Politico reported that when he spoke in support of his mass incarceration crime bill in 1994, Biden said: “Every time Richard Nixon, when he was running in 1972, would say, ‘Law and order,’ the Democratic match or response was, ‘Law and order with justice’ — whatever that meant. And I would say, ‘Lock the S.O.B.’s up.’”

While the accuracy of Biden’s words in 1994, or what he says he said in 1972, is not being questioned, it is important to point out that he said them, or he says he did.

It’s also important to recognize those words don’t at all align with the rhetoric Biden is spewing now, as he now supports broad reforms for law enforcement amid growing anti-police sentiment across the country.

Perhaps a person, or even a politician, can have a change of heart, and their views can evolve over decades and decades in public office.

Perhaps therein lies the problem.

Biden was first elected as a senator in 1972 — four years after the assassination of King. He’s been around for a long time.

And after 48 years in politics, Biden has done nothing of note to solve the country’s apparent racial divide or crime problems, and now he’s on record playing both sides of the issue.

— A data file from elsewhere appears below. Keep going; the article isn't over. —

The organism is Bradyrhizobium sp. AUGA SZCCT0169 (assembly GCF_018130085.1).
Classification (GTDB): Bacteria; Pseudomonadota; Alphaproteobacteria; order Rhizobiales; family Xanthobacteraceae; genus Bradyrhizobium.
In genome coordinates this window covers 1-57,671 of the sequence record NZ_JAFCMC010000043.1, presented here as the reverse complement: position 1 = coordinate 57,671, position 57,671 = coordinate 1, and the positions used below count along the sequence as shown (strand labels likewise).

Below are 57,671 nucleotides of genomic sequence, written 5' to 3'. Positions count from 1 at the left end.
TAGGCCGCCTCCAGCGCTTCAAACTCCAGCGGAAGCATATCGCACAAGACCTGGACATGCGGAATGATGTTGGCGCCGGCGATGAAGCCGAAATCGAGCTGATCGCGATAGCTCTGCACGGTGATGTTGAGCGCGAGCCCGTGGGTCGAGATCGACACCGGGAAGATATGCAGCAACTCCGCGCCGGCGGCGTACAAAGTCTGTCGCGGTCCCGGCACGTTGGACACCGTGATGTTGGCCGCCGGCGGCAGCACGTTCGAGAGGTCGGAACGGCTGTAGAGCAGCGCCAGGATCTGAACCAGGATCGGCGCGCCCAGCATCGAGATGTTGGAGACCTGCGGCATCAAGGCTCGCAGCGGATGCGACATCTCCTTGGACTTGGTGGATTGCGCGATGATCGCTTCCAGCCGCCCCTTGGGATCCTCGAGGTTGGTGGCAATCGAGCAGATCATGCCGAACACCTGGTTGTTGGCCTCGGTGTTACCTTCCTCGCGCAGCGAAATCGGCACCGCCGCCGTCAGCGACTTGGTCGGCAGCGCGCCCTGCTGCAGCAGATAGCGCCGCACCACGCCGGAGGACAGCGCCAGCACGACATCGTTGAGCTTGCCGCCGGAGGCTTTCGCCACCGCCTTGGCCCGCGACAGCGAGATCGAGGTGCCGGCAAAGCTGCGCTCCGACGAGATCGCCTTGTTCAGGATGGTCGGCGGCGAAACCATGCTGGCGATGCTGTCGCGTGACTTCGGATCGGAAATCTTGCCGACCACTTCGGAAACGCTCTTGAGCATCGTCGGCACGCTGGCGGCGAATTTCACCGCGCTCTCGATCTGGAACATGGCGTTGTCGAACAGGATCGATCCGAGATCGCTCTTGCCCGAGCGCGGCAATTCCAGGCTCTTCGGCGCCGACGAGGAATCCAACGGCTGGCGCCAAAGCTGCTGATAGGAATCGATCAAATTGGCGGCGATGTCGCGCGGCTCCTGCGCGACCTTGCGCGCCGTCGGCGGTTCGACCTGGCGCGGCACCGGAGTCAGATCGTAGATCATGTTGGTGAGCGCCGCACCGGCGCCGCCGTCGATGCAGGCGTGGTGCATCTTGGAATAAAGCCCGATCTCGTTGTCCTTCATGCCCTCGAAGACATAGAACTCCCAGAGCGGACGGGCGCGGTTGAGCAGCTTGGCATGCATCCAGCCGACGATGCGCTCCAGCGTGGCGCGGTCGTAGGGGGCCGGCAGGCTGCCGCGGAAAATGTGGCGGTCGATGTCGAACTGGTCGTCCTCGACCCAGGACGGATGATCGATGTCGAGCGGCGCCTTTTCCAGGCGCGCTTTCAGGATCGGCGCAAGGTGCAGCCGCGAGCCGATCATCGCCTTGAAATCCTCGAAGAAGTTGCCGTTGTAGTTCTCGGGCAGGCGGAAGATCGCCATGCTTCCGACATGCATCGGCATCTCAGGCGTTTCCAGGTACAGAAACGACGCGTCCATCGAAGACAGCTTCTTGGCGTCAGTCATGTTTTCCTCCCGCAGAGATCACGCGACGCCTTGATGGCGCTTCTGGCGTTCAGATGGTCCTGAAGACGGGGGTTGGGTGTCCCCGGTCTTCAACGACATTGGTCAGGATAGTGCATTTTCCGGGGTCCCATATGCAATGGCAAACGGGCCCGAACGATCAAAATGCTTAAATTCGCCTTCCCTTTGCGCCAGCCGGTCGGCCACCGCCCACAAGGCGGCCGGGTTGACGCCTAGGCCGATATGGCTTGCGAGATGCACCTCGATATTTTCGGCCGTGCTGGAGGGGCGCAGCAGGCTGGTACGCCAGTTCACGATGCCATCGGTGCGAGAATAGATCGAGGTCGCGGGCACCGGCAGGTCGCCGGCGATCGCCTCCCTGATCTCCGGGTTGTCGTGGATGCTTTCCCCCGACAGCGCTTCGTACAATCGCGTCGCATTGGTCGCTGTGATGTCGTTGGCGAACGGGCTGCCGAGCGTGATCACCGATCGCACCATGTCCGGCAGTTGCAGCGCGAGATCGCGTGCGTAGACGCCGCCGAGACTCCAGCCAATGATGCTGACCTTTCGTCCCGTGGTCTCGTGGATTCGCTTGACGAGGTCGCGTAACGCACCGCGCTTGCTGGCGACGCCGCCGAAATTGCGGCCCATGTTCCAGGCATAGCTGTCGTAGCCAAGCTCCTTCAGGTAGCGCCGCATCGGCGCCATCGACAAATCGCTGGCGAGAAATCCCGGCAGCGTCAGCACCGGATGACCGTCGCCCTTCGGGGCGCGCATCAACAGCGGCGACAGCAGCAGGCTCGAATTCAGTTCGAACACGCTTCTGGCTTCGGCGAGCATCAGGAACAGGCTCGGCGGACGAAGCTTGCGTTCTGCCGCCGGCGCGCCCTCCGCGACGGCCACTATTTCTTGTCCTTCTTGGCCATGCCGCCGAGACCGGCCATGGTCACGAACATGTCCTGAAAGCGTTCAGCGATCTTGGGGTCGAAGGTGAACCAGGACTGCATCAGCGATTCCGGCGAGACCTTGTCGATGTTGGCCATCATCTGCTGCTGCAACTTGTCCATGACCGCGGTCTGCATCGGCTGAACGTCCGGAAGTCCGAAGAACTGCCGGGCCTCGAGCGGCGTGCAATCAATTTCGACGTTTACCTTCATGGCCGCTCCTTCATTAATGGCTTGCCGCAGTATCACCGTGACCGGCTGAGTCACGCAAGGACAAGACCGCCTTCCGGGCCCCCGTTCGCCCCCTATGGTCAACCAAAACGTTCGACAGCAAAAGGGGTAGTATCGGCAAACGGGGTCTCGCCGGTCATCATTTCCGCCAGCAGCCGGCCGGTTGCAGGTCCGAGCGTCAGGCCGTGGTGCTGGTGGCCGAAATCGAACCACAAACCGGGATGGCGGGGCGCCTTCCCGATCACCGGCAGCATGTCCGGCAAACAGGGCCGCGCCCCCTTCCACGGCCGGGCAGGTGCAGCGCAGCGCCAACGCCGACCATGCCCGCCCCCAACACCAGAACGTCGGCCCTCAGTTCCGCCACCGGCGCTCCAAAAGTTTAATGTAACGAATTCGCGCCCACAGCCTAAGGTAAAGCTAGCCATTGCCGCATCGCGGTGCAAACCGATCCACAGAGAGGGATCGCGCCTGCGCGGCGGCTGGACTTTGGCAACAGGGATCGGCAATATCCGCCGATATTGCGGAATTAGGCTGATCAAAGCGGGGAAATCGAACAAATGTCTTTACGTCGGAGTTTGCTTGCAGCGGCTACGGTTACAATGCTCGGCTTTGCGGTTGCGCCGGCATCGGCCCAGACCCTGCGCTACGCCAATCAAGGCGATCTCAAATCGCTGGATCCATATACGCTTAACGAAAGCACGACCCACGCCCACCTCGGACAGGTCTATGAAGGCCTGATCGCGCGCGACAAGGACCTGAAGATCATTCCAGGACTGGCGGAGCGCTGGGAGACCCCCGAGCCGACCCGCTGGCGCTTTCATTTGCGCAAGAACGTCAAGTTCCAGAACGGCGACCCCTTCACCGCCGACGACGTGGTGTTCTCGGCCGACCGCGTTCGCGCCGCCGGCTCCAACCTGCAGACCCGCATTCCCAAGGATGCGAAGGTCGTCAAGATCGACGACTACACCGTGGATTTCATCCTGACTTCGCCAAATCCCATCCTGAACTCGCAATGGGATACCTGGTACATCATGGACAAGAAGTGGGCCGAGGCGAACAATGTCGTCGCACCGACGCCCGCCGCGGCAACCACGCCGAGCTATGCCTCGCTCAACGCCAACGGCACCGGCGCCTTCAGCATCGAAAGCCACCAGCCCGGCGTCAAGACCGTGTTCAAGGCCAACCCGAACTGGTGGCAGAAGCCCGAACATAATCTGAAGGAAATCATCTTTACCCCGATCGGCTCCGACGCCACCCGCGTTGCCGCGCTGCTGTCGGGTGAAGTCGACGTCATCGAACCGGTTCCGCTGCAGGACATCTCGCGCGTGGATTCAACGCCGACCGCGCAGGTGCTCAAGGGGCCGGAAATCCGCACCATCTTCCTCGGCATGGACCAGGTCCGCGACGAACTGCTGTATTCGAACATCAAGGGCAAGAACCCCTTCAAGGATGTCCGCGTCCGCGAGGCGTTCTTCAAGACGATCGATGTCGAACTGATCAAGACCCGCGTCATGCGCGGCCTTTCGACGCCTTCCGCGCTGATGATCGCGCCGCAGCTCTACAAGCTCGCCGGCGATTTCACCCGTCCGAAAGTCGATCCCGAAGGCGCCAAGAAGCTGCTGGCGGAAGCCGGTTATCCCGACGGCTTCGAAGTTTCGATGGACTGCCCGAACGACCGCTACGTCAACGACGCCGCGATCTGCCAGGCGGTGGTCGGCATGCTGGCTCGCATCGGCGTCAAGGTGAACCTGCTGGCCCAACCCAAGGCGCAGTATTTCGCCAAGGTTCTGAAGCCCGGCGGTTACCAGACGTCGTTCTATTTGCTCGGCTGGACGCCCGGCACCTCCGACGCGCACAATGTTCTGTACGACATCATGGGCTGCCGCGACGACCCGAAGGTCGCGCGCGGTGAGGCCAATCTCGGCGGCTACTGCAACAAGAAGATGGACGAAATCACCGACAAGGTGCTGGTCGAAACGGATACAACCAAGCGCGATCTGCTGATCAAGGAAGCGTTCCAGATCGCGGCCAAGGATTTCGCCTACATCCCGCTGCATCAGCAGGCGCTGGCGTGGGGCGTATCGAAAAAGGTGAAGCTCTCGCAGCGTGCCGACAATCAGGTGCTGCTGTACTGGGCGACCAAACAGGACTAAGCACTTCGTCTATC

If anything, Biden has made both issues worse not only by authoring legislation that has made so many black Americans feel disenfranchised but also by now diminishing the memory of Dr. King in a transparent attempt to score political points with voters.

Both King and Floyd were black men who died tragically, and each man’s death sparked riots across the country. But their legacies are not comparable.

The media case against Chauvin has not even proven, through a preponderance of the evidence, that Floyd was killed for being black. All we know definitively is that he suffered and died while in police custody.

King’s voice, meanwhile, had grown so loud and influential by 1968 that it motivated a man with a rifle to silence it during a time without social media, when people without a media microphone were essentially voiceless.

King and is message were that legendary.

Democrats, such as Biden, will say just about anything in their attempts to retain black Americans as a reliable voting bloc.

While Biden yet hasn’t asked us to put a Beyoncé 8-track tape in our phonographs, he is asking us to compare Floyd with King, which is a disingenuous and petty attempt at being politically advantageous.

The influence of King’s voice will forever run unparalleled, Floyd’s death is a tragic example of an American citizen being denied due process and Biden’s comments comparing the two are an example of how dispassionate lifelong politicians can become.

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Johnathan "Kipp" Jones has worked as a reporter, an editor and a producer in radio, television and digital media. He is a proud husband and father.
Johnathan "Kipp" Jones has worked as an editor and producer in radio and television. He is a proud husband and father.